The amount of 'good' cholesterol in the blood is an important marker for heart disease, irrespective of how much the level of 'bad' cholesterol is lowered.
There are two types of cholesterol in the body: bad or low-density lipoprotein (LDL) cholesterol, and good or high-density lipoprotein (HDL) cholesterol. LDL carries cholesterol around the body in the bloodstream and dumps it in arteries, where it can cause narrowing and even blockage. It is this process that contributes to the development of diseases of the cardiovascular system. For example, when the arteries supplying blood to the heart become blocked, the result is a heart attack. On the other hand, HDL cholesterol is termed good because it clears cholesterol and takes it to the liver to be broken down. For this reason, it is not just the total cholesterol level that is significant (LDL+HDL), but also the ratio of HDL to the total. A high proportion of HDL to the total figure is preferable. However, it has not been clear whether a low HDL cholesterol level would remain a significant risk factor in people whose LDL cholesterol was reduced to very low levels.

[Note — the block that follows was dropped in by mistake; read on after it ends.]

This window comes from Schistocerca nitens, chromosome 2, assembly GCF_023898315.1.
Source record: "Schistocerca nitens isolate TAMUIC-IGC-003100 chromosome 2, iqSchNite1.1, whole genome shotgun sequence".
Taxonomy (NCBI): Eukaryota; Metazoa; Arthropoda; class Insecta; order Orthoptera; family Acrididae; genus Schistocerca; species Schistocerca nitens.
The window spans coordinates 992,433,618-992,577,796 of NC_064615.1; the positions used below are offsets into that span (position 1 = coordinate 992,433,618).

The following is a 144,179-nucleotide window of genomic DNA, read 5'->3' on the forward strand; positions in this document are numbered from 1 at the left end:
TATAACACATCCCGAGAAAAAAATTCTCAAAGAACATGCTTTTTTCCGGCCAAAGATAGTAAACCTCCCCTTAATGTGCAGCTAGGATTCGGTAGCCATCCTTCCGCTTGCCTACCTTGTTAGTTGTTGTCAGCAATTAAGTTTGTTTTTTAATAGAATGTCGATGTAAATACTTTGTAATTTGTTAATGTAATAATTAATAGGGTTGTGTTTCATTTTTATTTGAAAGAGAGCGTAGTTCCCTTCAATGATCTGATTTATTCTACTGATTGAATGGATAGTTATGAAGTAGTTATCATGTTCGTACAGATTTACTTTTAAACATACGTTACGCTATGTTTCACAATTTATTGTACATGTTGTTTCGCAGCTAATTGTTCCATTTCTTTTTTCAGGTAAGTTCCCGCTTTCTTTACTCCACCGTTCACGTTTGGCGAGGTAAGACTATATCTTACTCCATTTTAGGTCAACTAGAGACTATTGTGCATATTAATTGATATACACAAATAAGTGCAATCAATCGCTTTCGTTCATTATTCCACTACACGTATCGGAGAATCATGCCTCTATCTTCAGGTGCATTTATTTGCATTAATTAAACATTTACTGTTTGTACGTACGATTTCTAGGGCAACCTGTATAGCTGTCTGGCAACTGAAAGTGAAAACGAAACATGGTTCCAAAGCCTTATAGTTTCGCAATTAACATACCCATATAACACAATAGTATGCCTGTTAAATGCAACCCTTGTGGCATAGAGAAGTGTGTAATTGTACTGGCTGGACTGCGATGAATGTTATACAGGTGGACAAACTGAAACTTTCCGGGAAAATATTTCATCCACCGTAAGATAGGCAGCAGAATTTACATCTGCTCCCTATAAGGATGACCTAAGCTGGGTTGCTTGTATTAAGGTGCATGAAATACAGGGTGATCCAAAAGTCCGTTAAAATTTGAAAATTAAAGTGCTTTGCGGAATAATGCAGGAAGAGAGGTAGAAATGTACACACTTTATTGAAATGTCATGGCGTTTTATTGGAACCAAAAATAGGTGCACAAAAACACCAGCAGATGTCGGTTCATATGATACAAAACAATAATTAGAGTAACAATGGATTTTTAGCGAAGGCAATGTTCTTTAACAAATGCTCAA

Researchers from the Heart Research Institute in Sydney assessed the predictive value of HDL cholesterol levels in 9770 patients taking cholesterol-lowering drugs called statins. It was found that the higher the HDL or good cholesterol levels, the less likely they were to have a heart attack or any other cardiovascular event. Another finding was that having a low HDL could still be associated with a substantial increase in risk.
The results suggest that a low HDL should not be ignored even while patients are treated with statins. Lowering levels of bad cholesterol aggressively probably reduces the risk of heart disease and stroke by 40–50 per cent, but having a drug to raise HDL levels would likely cut the remaining risk by half. But raising HDL levels is difficult. One drug that does it, Niacin, has bothersome side effects. Further research is warranted to design drugs that can raise HDL cholesterol levels. At the moment, the only alternative for such patients is to become lean and become very active.